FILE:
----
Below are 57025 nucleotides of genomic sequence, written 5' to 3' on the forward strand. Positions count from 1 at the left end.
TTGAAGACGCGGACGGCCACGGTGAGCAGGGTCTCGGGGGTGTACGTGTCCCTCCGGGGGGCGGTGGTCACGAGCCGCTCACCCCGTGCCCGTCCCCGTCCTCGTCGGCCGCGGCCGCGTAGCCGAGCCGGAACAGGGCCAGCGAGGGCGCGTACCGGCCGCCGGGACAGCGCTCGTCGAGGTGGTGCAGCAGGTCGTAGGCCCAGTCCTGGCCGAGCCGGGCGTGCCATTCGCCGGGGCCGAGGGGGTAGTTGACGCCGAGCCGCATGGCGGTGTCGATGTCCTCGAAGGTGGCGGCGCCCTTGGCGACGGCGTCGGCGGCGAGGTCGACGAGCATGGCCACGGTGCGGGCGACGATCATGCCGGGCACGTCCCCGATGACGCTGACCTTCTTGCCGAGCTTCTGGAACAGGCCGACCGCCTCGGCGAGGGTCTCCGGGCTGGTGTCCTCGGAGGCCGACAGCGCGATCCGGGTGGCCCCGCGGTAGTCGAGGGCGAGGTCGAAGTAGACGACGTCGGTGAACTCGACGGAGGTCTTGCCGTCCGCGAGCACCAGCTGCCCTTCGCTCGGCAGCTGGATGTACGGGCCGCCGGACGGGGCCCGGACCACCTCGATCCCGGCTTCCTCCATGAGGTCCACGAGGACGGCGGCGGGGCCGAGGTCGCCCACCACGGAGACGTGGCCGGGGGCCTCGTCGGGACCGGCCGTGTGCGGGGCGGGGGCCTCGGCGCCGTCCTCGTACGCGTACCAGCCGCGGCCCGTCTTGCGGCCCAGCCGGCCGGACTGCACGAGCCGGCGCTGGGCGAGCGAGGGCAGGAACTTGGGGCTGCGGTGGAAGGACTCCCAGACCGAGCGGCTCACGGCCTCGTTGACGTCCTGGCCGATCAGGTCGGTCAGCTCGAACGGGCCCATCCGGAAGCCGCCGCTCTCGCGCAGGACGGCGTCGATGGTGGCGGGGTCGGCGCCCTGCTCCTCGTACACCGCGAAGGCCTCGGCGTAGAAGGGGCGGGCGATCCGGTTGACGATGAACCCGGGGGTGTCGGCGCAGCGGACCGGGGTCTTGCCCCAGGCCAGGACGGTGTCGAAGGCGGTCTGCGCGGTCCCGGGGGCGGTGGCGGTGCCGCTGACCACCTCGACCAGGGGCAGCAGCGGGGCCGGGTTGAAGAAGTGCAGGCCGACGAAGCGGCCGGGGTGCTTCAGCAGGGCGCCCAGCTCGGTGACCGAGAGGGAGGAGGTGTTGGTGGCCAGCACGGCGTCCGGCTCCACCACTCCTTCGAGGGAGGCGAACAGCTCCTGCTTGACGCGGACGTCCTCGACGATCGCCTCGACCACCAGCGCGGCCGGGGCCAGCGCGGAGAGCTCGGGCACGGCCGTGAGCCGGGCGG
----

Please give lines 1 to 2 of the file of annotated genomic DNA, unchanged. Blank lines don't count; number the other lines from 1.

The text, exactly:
Below are 57025 nucleotides of genomic sequence, written 5' to 3' on the forward strand. Positions count from 1 at the left end.
TTGAAGACGCGGACGGCCACGGTGAGCAGGGTCTCGGGGGTGTACGTGTCCCTCCGGGGGGCGGTGGTCACGAGCCGCTCACCCCGTGCCCGTCCCCGTCCTCGTCGGCCGCGGCCGCGTAGCCGAGCCGGAACAGGGCCAGCGAGGGCGCGTACCGGCCGCCGGGACAGCGCTCGTCGAGGTGGTGCAGCAGGTCGTAGGCCCAGTCCTGGCCGAGCCGGGCGTGCCATTCGCCGGGGCCGAGGGGGTAGTTGACGCCGAGCCGCATGGCGGTGTCGATGTCCTCGAAGGTGGCGGCGCCCTTGGCGACGGCGTCGGCGGCGAGGTCGACGAGCATGGCCACGGTGCGGGCGACGATCATGCCGGGCACGTCCCCGATGACGCTGACCTTCTTGCCGAGCTTCTGGAACAGGCCGACCGCCTCGGCGAGGGTCTCCGGGCTGGTGTCCTCGGAGGCCGACAGCGCGATCCGGGTGGCCCCGCGGTAGTCGAGGGCGAGGTCGAAGTAGACGACGTCGGTGAACTCGACGGAGGTCTTGCCGTCCGCGAGCACCAGCTGCCCTTCGCTCGGCAGCTGGATGTACGGGCCGCCGGACGGGGCCCGGACCACCTCGATCCCGGCTTCCTCCATGAGGTCCACGAGGACGGCGGCGGGGCCGAGGTCGCCCACCACGGAGACGTGGCCGGGGGCCTCGTCGGGACCGGCCGTGTGCGGGGCGGGGGCCTCGGCGCCGTCCTCGTACGCGTACCAGCCGCGGCCCGTCTTGCGGCCCAGCCGGCCGGACTGCACGAGCCGGCGCTGGGCGAGCGAGGGCAGGAACTTGGGGCTGCGGTGGAAGGACTCCCAGACCGAGCGGCTCACGGCCTCGTTGACGTCCTGGCCGATCAGGTCGGTCAGCTCGAACGGGCCCATCCGGAAGCCGCCGCTCTCGCGCAGGACGGCGTCGATGGTGGCGGGGTCGGCGCCCTGCTCCTCGTACACCGCGAAGGCCTCGGCGTAGAAGGGGCGGGCGATCCGGTTGACGATGAACCCGGGGGTGTCGGCGCAGCGGACCGGGGTCTTGCCCCAGGCCAGGACGGTGTCGAAGGCGGTCTGCGCGGTCCCGGGGGCGGTGGCGGTGCCGCTGACCACCTCGACCAGGGGCAGCAGCGGGGCCGGGTTGAAGAAGTGCAGGCCGACGAAGCGGCCGGGGTGCTTCAGCAGGGCGCCCAGCTCGGTGACCGAGAGGGAGGAGGTGTTGGTGGCCAGCACGGCGTCCGGCTCCACCACTCCTTCGAGGGAGGCGAACAGCTCCTGCTTGACGCGGACGTCCTCGACGATCGCCTCGACCACCAGCGCGGCCGGGGCCAGCGCGGAGAGCTCGGGCACGGCCGTGAGCCGGGCGG